GUEST POST from Art Inteligencia
Change is an inevitable part of today’s workplace. Whether driven by external forces such as technology, or internal factors such as restructuring, it’s important to know how to effectively manage resistance to change in the workplace. Employees have their own preferred ways of carrying out their job, and asking them to change the way they’re working can be disruptive. Here we will explore some key strategies for managing resistance to change, illustrated with case study examples.
Understand the Underlying Cause
The first step to overcoming resistance to change in the workplace is to understand exactly why employees are resisting the change. It could be due to a lack of information or understanding, simply being comfortable with the status quo, or it could be driven by office politics or a fear of the unknown. Once the underlying cause is understood it is easier to develop a plan to successfully manage the resistance.
For example, when Cupcake Company rolled out a new online customer ordering platform, employees were hesitant to get on board with the change. After flagging this resistance with management, they realized that employees didn’t have enough meaningful information about how the new system worked. They quickly organized training sessions to explain the new process, and started to monitor who was using the system to fine-tune it where needed.
Engage and Involve Everyone Who Will Be Affected
It’s important to engage and involve employees who will be affected by the change. This will help to build a sense of ownership and responsibility for the change, and will give them the opportunity to provide feedback and suggestions for how the change could be better managed.
For example, when the Retail Store began introducing self-checkout into its stores, they gathered a team of employees from diverse backgrounds to be ‘change champions’. These change champions were responsible for educating their peers about the benefits of the new system and encouraging them to adopt it. They also gave active feedback to the management team about any issues or problems they were facing. This approach helped to ensure that everyone involved was bought into the changes and invested in their success.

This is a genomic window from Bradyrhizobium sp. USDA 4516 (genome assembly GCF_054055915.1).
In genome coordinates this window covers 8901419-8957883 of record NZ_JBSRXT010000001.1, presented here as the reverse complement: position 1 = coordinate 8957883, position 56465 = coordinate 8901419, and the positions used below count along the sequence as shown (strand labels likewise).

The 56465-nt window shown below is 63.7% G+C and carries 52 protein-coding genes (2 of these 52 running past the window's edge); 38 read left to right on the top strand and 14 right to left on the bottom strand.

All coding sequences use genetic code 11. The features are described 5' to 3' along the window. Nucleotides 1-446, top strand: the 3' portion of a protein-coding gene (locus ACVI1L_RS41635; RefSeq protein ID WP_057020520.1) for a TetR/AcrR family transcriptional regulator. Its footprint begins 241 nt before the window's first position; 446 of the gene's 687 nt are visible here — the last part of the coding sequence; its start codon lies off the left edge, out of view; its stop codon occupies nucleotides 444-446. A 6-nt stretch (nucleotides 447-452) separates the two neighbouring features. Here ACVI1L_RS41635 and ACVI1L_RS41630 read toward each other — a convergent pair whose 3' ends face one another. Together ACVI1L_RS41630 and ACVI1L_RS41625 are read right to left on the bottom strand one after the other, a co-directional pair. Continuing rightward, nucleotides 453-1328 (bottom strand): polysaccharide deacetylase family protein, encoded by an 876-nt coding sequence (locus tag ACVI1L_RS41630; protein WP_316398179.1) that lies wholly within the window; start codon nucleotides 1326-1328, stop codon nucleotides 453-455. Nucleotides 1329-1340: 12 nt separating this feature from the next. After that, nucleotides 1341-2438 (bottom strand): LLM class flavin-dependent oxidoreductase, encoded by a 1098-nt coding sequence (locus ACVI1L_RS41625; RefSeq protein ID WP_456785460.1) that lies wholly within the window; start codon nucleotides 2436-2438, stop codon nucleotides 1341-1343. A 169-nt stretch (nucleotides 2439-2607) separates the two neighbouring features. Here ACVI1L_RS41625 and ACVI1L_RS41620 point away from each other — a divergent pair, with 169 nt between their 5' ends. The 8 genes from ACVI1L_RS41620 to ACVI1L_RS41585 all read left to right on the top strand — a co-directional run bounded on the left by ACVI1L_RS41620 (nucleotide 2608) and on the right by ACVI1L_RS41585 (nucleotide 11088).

Communicate and Promote the Benefits
Employees will be more likely to accept a change if they understand the benefits of it. Companies should communicate and promote the benefits of the proposed change before it is implemented, and keep the lines of communication open throughout to ensure that employees are kept informed of developments.
For example, when a manufacturer was introducing robotic automation, they used a mix of in-person and virtual events to communicate the benefits of the new system to their workforce. They showed their employees how the new system could help free up their time for more value-added tasks, and offered skills development and training opportunities for those who wanted to gain experience in the new area. By focusing on the tangible value that employees could get from the new system, they were able to create a more positive outlook on the change.
Create a Supportive Environment
A supportive environment is essential to help employees embrace change. This can involve mentorship programs, workshops, and activities that allow employees to practice their new skills and exchange ideas on how to optimise the change.
For example, when a tech company launched its new cloud software, they dedicated a team of “change ambassadors” who acted as role models and mentors for other employees. They held regular knowledge sharing sessions and open forums to discuss ideas about how to make the most of the new system. The ambassadors also ran practice sessions for those who were new to the software and led workshops to help employees build confidence in their new skills. This approach created an open and supportive environment in which employees were comfortable to try out the new system and learn from their mistakes.
Building a Culture of Change
Forming a culture of change takes time, but it is worth investing in. Management should encourage employees to take ownership of the change and be proactive in creating new opportunities to optimize the system. This could involve setting incentives for employees who come up with innovative solutions, or implementing process improvement initiatives that allow everyone in the organization to contribute to the change process.
For example, when an accounting firm began introducing automation, they implemented a quarterly “change feedback” program. This program allowed employees to provide feedback and suggestions on how the automation process could be improved, and rewards those who came up with the most innovative ideas. By inviting the entire organization to be part of the change initiative, the firm was able to better manage resistance to change and speed up the transition process.
Change is often disruptive, but it is also an essential part of staying competitive and innovative. Through understanding the underlying cause, engaging and involving everyone who will be affected, communicating and promoting the benefits, creating a supportive environment, and building a culture of change, companies can successfully manage resistance to change in the workplace and find new ways to optimize their systems.
SPECIAL BONUS: Braden Kelley’s Problem Finding Canvas can be a super useful starting point for doing design thinking or human-centered design.
“The Problem Finding Canvas should help you investigate a handful of areas to explore, choose the one most important to you, extract all of the potential challenges and opportunities and choose one to prioritize.”
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